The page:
Phillip Golub ’16, a jazz pianist who has been playing since he was 5 and started composing in high school, recently wrote a piece for piano and harp. All he needed was a harpist.
While discussing the importance of rebuilding Quad Sound Studios (QSS), he found one: Sara Kantor ’14. Though they’re both students in the Harvard and New England Conservatory dual degree program, the two hadn’t met until QSS brought them together.
It’s a perfect example of why rebuilding the studio is so important, said Dylan Perese ’16, its business manager.
“It’s a space on campus where creative people can connect,” said Perese. “We want this to be a place where people can be validated for their talents and meet like-minded individuals, but also foster creative connections that might not otherwise be made, allowing artists to really push their creativity and performance.”
For Golub, the studio could also be vital to his aspirations as a musician.
“Having a place to get together with other jazz musicians on campus is essential,” he said. “Learning how to be spontaneous when you don’t have an audience to feed off is essential. All my teachers say that the best thing you can do as a musician is to record yourself while playing, and then listen back and critique yourself. It’s a crucial part of your development.”
The once and future studio — in the basement of Holmes Hall in the Quad — is divided into three rooms: one where multiple musicians can play together; a smaller room for solo work; and the soundboard room, where engineers can record tracks and musicians can gather to listen to their work. Recording cables connect a pair of baby grand Steinways in the small concert hall above to the studio.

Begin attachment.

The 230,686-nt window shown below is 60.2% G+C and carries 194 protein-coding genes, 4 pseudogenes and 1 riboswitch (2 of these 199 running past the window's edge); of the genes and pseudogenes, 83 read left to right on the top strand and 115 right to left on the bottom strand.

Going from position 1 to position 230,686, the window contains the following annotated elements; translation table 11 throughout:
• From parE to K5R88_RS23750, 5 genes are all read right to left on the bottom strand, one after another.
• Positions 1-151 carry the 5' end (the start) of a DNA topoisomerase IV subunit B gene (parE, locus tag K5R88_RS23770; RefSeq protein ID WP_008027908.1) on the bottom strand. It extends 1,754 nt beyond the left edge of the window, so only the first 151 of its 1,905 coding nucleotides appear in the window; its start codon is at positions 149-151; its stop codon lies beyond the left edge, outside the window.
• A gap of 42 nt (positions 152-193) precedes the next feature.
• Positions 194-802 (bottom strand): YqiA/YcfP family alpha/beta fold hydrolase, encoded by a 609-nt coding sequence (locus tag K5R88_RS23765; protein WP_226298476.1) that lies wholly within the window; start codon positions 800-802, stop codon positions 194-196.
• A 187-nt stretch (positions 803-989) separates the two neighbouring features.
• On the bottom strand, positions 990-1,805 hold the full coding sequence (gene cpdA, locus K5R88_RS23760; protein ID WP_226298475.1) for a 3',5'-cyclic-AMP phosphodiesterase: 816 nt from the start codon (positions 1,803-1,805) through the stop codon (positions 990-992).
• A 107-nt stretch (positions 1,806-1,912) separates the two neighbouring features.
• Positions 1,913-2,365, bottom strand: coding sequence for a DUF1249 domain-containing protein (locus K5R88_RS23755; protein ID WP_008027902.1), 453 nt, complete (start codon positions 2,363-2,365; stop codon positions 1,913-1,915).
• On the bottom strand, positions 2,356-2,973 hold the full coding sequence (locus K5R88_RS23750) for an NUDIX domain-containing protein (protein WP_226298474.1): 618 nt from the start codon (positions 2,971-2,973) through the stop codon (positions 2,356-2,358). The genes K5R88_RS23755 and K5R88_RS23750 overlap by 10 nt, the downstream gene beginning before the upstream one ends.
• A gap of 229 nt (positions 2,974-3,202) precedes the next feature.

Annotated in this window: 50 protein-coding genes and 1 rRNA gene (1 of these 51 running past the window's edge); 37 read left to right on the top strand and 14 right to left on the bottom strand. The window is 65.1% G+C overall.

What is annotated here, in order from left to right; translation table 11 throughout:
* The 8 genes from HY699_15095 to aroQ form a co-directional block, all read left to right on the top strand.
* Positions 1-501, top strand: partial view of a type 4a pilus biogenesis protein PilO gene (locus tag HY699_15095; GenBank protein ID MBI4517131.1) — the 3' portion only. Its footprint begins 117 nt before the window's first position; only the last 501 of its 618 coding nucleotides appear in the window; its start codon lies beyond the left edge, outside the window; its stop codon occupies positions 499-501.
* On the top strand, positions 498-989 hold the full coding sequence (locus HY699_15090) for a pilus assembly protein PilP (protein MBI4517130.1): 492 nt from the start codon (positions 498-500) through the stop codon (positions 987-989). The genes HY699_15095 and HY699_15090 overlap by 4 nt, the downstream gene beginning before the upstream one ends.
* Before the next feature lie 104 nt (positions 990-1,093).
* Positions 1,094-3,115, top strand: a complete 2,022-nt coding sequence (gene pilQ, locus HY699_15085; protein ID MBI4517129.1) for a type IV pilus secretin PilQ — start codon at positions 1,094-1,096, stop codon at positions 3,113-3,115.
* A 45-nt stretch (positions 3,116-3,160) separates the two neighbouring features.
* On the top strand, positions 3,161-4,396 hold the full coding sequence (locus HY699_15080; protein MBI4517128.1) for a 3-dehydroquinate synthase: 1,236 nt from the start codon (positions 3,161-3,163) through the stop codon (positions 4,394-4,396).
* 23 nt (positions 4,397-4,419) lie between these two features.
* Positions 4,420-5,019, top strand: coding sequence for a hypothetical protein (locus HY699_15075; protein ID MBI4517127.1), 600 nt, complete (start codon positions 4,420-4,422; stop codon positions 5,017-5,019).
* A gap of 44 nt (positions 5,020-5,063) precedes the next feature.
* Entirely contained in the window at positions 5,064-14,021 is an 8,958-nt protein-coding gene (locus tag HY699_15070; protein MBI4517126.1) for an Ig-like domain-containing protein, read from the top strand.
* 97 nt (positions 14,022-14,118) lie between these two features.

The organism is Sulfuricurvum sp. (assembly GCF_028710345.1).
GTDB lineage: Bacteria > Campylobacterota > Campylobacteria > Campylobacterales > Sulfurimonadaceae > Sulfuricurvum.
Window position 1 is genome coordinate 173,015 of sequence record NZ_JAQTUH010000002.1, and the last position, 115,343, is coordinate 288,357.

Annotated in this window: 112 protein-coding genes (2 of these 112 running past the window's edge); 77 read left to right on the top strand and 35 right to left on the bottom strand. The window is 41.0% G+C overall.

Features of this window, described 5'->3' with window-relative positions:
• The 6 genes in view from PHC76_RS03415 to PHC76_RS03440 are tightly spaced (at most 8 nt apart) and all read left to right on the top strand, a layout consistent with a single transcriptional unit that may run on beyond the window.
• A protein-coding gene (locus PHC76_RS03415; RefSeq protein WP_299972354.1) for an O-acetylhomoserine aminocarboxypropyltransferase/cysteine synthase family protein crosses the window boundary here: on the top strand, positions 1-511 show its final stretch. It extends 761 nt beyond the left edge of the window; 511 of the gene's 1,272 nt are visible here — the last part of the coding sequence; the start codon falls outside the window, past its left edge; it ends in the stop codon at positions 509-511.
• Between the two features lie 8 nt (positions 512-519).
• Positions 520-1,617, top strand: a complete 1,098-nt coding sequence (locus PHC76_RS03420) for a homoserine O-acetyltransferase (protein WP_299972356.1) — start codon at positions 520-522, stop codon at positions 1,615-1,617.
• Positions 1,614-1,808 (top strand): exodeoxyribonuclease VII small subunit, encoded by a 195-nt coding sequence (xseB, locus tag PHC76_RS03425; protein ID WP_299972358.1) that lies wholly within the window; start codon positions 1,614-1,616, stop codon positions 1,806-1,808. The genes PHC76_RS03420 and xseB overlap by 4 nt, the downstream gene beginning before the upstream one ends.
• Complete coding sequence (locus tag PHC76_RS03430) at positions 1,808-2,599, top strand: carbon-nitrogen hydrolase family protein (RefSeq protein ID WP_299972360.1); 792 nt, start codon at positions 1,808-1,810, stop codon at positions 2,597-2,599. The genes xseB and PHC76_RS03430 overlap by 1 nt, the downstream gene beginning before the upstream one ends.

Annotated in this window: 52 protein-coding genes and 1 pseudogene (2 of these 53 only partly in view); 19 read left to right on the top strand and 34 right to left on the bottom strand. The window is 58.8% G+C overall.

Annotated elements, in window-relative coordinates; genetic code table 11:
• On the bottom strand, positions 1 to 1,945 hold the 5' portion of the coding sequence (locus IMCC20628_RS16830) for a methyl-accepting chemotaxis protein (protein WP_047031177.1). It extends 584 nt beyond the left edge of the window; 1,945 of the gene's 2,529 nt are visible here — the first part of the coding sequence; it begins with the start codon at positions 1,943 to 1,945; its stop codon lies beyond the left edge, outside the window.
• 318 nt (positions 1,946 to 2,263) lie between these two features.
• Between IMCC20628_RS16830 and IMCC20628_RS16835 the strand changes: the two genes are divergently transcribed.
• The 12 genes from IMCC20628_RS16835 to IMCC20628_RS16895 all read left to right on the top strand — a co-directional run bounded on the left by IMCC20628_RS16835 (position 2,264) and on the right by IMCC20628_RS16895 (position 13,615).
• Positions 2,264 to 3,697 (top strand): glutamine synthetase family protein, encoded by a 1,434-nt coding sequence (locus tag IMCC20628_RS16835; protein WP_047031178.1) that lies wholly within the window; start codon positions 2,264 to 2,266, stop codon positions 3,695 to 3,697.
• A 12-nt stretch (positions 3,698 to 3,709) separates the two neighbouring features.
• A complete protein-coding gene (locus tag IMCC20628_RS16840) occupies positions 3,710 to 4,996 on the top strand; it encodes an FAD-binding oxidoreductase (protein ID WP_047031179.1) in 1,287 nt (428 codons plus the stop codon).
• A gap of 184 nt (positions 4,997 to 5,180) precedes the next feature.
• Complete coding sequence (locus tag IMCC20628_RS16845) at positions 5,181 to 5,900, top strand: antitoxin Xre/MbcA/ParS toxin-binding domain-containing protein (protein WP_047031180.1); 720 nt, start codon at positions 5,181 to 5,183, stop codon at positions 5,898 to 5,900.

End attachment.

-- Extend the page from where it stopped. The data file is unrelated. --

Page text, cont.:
The studio closed several years ago after a flood. Perese and Matt Sheets ’15, president of QSS, rediscovered the space and decided to bring it back stronger and better than ever.
The two are determined to raise the $20,000 necessary to make the space operational. Over the past year, QSS has raised more than $7,000 from Harvard organizations such as the Undergraduate Council, as well as corporate sponsors such as Shure and Avid. That support has helped with some items, but basics such as desks, preamps, cabling, monitors, and audio interfaces are still needed to finish the job.
A revived QSS would be the only entirely student-run studio on campus, Sheets said.
More importantly, it would be a full-service studio, offering space and assistance with recording.
Rashad Hossain ’16, one of the founders of the Harvard College Rap Collective, said that the training would be invaluable. When Hossain booked time at another studio on campus, “it not only took a long time to get in to the studio, but when we did, we realized we had no idea how to use the equipment.”
Most studios on campus are do-it-yourself, Sheets said, which is why he and Perese are working with alumni and local professionals to train students as sound engineers in the studio. Having that expertise means that “musicians can focus on their music and students who are interested in sound engineering can learn a trade — and they can then collaborate between those groups.”
In a conversation at the studio, Sheets described the extensive repairs already under way — from repairing walls and untangling cables to installing new shelves — and those to come.
“Students will be doing all the work in putting the studio together,” he said. “We’ll be rebuilding sound baffles on the walls and putting in the insulation. It’s going to be a team effort.”